Down the street, there’s a park about half the size of a city block. Tucked away in the corner is a four-foot granite monument inscribed with the Ten Commandments, the core credo of a 3,000-year-old eastern Mediterranean cult started by sun-stroked nomads.
For the last year, that monument has been at the center of controversy because of a lawsuit to get it removed from the park. According to plaintiffs, its presence violates the supposed guarantee of governmental neutrality in matters of mythology. But the loud God-fearing folk of this town have mobilized to “save” the Ten Commandments on the grounds that only good can come from having these writings on permanent display in the public arena, presumably for the same reasons given by those who thought that posting the Ten Commandments in public schools would magically prevent another Columbine High School-style outburst of murderous alienation and rage.
One of the more wretched outgrowths of the fanaticism to guard against the removal of the granite slabs from the park has been the proliferation of small, cheap, blue-and-white plastic lawn signs printed with an oddly-abridged version of the Ten Commandments. These ornaments are stuck in front of houses all over town, and they are in such great demand that there are reports of them being stolen from front lawns, apparently by true believers who don’t know that covetousness and theft are expressly prohibited by their precious Commandments. These lawn ornaments are produced and sold by a local group called “Crossfire,” an evocative name that conjures up the burning crucifixes of the Ku Klux Klan or a tactic for murder taught at army rifle ranges and police academies. Crossfire’s executive director has said that the monument should stay in the park because “this nation was founded on a Judeo-Christian ethic. I don’t think we should have to make an apology for that. It has served us well.”
If “us” applies to people just like the executive director of Crossfire—white, middle-class, Christian patriarchs who get off on moralizing pedantry—then, indeed, his kind have been well-served by this nation-founding “Judeo-Christian ethic.”
Consider the success of Attorney-General John Ashcroft. After losing his senatorial seat in 2000 to a three week-old corpse, Ashcroft was rescued from oblivion to run the Justice Department in order to appease the rabidly religious white reactionaries who had supported Bush. Ashcroft is much beloved by the hard Right because he delights in the death penalty and is horrified by women’s reproductive rights, dancing, gays, and lesbians. He is also a fervent Assemblies of God Pentecostal Christian, a sect that believes in faith healing, demonic possession, and “speaking in tongues” (during church services, people flop down on the floor and roll around while jabbering in jumbled phrases said to be the ancient language of angels). His religion also insists upon the reality of Biblical prophesy, which might explain why Ashcroft had Judge Clarence Thomas anoint his forehead with Crisco oil in the name of his god like some Old Testament warlord, predestined by divine will. In an official conference room at the Justice Department, Ashcroft thinks he is fulfilling his heavenly mandate by asking his employees to join him in prayer, daily Bible study, and the singing of nationalist hymns that he composed.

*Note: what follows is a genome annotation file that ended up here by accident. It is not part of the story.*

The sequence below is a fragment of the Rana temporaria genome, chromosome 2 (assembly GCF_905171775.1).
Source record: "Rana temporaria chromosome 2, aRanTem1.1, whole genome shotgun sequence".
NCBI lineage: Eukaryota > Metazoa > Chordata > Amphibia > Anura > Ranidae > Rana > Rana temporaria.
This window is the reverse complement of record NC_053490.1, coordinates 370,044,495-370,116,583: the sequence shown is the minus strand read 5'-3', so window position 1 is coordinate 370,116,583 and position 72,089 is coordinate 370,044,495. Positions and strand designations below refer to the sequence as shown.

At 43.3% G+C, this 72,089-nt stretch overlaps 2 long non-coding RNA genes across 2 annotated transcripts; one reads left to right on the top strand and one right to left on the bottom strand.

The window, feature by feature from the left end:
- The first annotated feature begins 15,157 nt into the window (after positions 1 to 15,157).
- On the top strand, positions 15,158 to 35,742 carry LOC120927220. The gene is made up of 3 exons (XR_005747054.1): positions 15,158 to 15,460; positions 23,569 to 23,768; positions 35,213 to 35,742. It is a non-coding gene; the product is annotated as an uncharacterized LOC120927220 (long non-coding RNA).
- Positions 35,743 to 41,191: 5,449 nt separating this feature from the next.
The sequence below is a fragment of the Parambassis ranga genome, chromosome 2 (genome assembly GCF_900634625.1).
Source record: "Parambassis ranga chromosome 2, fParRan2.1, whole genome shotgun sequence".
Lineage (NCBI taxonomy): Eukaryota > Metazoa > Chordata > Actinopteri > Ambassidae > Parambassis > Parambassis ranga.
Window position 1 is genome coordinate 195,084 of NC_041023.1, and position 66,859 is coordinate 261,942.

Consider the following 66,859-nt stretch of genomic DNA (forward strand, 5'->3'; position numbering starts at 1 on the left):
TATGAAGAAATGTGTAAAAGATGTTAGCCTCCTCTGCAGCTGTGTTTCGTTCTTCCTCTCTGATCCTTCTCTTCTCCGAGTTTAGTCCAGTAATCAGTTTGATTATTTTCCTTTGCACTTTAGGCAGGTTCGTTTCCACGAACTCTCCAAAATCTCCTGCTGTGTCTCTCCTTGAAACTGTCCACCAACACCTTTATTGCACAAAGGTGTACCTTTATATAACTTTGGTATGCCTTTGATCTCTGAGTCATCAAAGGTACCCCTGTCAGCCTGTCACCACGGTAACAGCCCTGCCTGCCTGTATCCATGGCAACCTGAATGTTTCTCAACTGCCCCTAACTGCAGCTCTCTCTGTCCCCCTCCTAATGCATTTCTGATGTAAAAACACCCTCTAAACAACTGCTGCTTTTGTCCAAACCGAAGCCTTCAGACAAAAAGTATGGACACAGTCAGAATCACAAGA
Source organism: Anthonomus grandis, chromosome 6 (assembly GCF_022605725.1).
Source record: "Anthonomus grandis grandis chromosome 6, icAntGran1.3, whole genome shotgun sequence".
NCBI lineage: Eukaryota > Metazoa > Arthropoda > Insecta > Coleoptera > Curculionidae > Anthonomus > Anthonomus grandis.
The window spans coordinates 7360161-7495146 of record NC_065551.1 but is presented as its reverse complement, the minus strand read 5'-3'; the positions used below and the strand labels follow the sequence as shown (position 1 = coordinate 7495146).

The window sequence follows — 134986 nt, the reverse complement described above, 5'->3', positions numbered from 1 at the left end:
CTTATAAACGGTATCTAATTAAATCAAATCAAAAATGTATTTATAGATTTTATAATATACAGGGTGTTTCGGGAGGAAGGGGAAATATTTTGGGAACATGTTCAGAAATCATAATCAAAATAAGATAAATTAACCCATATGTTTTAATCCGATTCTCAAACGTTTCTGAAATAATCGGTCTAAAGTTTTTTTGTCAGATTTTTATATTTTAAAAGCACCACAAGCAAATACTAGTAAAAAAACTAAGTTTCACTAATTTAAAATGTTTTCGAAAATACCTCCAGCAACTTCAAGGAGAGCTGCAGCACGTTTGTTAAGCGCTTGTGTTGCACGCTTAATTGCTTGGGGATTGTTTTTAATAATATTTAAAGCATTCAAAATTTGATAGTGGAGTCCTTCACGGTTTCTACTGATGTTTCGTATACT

Recently, Ashcroft ordered burqas for a pair of twelve-foot aluminum statues (the bare-breasted Spirit of Justice and the loinclothed Majesty of Law) in the lobby of the Justice Department because “he didn’t like being photographed in front of them.” Corporate media reported this half-jokingly as Ashcroft’s uptight prudishness, just as the newspapers around here spin the Ten Commandment monument story as an example of “religious intolerance” on the part of the atheists who initiated the lawsuit.
But the shrouding of the Spirit of Justice is not just priggishness wrought by Ashcroft’s bizarre religious predilections—it is a grave symptom entirely consistent with his lust `”to do what he thinks his god wants: erect a theocratic National Security State by dismantling civil liberties.
Likewise, the superstitious panic over getting the Ten Commandments monument out of a city park is not a fight to protect the right to freedom of religion from atheist lawsuits, but it is actually about abolishing the fundamental human right to freedom from religion.
Insatiable authoritarian fantasies of obedience, pathological piety, and compulsory patriotism have clearly been “served well” by the “Judeo-Christian ethic” that the director of Crossfire has been speaking about. Testifying before a senate committee in December 2001, Ayatollah Ashcroft warned that “those who scare peace-loving people with phantoms of lost liberty …only aid terrorists, for they erode our national unity and diminish our resolve.” It is the concept of “God” deployed by the most powerful policeman in the U.S. that is the real “phantom” of “lost liberty.” “God” is a mirage that will always be most visible when liberty is being lost.
—La Crosse, Wisconsin, 2002